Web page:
In 2017, CEOs of large firms like Dow Chemical and Corning signed an open letter to The Wall Street Journal urging the U.S. to remain in the Paris Agreement on climate change. They were subsequently lauded in the media as champions of the environment. Meanwhile, they were simultaneously supporting the Industrial Energy Consumers of America, a lobbying group that was pushing the administration to withdraw from the agreement.
Unfortunately, this is just one example of corporate sustainability initiatives operating as a cover for companies’ political efforts to block meaningful change. Writing in Harvard Business Review, Senator Sheldon Whitehouse of Rhode Island, referring to similar, oil-company hypocrisy, lamented, the “double game” of these companies: “trying to buy a little credibility with these public comments while using all their quiet lobbying muscle to crush any threat of bipartisan action.”
Some gains, but more needed
Corporate sustainability, once viewed as utopian, irrelevant or even subversive, has gone mainstream. Of the Fortune 500 global companies, two-thirds now issue sustainability reports, describing a wide variety of environmentally friendly activities. While many companies are making sincere efforts, and numerous initiatives have contributed to meaningful progress on social and environmental issues, global indicators show that the environmental situation is worsening.
In the current atmosphere of political division, many citizens of Western democracies despair over the inability of their governments to solve the pressing problems of our times. They suspect that a big part of the problem is the influence of money and corporate power in politics. In this climate, members of the Alliance for Research on Corporate Sustainability decided to gather a team of experts to create a “manifesto” to improve corporate sustainability efforts. Here is what it advises to firms.
CSR needs CPR
Indeed, as stated in an article in MIT Sloan Management Review, “Compared with companies’ efforts to green their operations, corporate political actions such as lobbying or campaign funding can have more influence on environmental protection, and arguably represent the greatest impact a company can have on protecting — or harming — the environment.”
Therefore, there is a pressing need for corporate political responsibility (CPR), not just corporate social responsibility (CSR). We define CPR as a firm's disclosure of its political activities and advocacy of socially and environmentally beneficial public policies.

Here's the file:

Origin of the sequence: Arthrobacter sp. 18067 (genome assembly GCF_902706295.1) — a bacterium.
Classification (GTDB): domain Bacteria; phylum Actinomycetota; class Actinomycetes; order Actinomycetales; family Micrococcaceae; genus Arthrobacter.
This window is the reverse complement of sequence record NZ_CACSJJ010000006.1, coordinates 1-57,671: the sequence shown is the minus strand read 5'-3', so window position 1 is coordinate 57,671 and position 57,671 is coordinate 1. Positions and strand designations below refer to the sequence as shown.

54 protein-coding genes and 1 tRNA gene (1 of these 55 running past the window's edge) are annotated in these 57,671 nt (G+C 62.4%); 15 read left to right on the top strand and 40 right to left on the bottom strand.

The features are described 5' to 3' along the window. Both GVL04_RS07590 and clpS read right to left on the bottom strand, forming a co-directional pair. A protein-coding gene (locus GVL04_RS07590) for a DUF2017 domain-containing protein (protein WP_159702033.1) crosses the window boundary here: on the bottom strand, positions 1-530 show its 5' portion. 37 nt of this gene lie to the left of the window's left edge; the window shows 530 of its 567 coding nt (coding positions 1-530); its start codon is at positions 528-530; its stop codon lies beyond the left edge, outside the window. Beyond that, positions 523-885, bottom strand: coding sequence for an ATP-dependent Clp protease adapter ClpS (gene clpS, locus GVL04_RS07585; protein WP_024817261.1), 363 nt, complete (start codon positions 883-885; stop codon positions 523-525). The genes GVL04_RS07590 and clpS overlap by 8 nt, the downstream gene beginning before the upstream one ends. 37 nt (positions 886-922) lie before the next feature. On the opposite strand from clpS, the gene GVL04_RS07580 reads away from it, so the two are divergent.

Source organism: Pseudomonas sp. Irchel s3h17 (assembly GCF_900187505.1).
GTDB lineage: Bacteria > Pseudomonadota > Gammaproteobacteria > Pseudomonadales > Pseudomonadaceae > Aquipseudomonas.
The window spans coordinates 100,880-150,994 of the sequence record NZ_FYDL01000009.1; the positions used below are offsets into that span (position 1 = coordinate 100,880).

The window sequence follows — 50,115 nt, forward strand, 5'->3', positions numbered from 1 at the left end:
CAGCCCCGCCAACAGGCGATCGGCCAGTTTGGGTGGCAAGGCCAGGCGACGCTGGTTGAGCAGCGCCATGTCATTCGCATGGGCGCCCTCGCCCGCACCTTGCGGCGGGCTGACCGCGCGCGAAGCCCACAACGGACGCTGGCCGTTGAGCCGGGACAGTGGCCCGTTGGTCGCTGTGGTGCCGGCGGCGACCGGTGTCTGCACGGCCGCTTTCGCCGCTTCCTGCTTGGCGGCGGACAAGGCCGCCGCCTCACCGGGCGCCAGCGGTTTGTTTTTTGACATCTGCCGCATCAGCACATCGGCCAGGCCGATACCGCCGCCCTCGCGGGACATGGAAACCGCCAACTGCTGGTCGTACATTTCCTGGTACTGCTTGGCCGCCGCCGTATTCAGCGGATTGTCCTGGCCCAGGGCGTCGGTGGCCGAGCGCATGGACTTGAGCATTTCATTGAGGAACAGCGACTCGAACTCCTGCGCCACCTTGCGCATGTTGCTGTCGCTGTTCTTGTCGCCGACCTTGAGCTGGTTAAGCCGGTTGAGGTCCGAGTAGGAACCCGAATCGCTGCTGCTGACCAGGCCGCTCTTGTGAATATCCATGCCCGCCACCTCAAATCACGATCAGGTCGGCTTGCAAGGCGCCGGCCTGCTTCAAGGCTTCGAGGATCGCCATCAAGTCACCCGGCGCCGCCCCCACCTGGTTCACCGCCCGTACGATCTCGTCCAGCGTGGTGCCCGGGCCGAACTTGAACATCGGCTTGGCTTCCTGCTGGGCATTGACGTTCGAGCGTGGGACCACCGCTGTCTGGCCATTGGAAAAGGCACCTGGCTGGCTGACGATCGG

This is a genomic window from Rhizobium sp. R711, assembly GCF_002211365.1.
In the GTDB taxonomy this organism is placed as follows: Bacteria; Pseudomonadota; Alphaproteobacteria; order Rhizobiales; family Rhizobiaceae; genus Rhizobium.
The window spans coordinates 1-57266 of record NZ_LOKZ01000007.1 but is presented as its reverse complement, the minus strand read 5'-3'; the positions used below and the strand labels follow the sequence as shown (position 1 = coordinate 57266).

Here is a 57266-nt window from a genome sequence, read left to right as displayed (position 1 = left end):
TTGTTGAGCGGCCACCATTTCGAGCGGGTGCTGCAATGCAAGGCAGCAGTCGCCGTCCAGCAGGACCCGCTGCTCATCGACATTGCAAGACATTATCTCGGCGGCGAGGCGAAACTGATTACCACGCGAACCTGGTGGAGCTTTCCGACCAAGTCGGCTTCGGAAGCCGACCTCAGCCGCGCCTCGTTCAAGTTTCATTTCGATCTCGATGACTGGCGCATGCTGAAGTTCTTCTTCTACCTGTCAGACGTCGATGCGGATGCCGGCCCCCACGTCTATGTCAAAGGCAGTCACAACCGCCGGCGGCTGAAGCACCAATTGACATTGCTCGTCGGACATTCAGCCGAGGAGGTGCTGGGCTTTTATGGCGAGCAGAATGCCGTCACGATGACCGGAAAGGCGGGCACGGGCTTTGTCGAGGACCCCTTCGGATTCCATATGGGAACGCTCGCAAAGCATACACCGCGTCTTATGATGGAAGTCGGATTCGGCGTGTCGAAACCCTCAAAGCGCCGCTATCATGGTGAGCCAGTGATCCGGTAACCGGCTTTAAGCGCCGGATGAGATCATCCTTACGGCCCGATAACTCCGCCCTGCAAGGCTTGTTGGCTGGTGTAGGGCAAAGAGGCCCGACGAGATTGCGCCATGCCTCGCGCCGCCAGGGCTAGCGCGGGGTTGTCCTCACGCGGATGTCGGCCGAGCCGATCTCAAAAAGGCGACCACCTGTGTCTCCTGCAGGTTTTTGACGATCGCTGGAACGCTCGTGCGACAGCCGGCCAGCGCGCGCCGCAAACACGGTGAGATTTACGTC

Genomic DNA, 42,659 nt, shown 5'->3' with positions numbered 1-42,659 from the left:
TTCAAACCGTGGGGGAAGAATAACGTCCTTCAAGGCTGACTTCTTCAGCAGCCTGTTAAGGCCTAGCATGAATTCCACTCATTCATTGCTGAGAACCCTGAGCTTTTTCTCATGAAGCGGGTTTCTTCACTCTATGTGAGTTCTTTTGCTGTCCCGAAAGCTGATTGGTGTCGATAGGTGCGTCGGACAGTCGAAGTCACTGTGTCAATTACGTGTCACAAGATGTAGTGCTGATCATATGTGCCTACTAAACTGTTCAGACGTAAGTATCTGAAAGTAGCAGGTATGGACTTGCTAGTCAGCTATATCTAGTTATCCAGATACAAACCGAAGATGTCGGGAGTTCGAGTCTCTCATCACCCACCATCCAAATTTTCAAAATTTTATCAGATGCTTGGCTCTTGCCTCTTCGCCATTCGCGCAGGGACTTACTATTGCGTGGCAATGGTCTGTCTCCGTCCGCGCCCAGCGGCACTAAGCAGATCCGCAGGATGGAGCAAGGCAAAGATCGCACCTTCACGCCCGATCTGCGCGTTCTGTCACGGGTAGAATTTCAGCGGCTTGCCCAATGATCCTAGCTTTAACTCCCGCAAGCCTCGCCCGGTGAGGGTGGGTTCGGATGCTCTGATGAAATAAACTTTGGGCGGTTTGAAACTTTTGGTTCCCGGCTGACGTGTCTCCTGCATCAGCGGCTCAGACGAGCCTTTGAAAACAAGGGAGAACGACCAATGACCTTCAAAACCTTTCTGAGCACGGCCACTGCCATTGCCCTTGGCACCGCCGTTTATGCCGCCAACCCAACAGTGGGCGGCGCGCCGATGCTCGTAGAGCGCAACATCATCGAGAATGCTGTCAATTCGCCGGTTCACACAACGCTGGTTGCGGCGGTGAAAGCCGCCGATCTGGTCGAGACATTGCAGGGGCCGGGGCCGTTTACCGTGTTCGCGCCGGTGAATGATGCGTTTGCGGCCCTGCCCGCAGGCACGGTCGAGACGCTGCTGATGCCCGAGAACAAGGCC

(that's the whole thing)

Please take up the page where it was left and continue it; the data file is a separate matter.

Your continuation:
Compared with companies’ efforts to green their operations, corporate political actions such as lobbying or campaign funding can have more influence on environmental protection.
Firms must become as transparent about their political activity as many have become about their sustainability activity. Only then can we eliminate corporate hypocrisy and safeguard citizens from the unseen actions of private interests. And without transparency, shareholders are cheated because they don’t know how the funds they invest are being used.
The time has come for corporate political action to be taken into account by activists, scholars, consumers and investors who care about sustainability.
CSR metrics must include political actions
Ratings organizations offer metrics on CSR, allowing investors to make better-informed choices about the companies they fund. And in fact, socially responsible investment funds have helped change corporate reporting habits. Yet the CSR indicators used by rating agencies and investment funds mostly ignore corporate political action.
We argue that it is time for CSR metrics to be expanded to critically assess firms based on the sustainability impacts of their public policy positions. CSR rating services and ethical investment funds should demand such information from firms and include an assessment of corporate political activity in their ratings.
It is also clearly in firms’ best interest to fully disclose their political activities because the demand for political transparency will likely become stronger as the millennial generation grows in influence. They have grown up with an expectation of radical transparency regarding the products they buy and the companies for which they work. Companies are realizing this; those who do not, may be left behind.
Although not a panacea, we believe that creating new norms of corporate political responsibility -— coupled with radical transparency around corporate political action — is a promising step.
Cover photo: Dow Chemical plant in South Charleston, West Virginia.
West Virginia Collection within the Carol M. Highsmith Archive—Library of Congress, Washington, D.C. (LC-DIG-highsm-31713).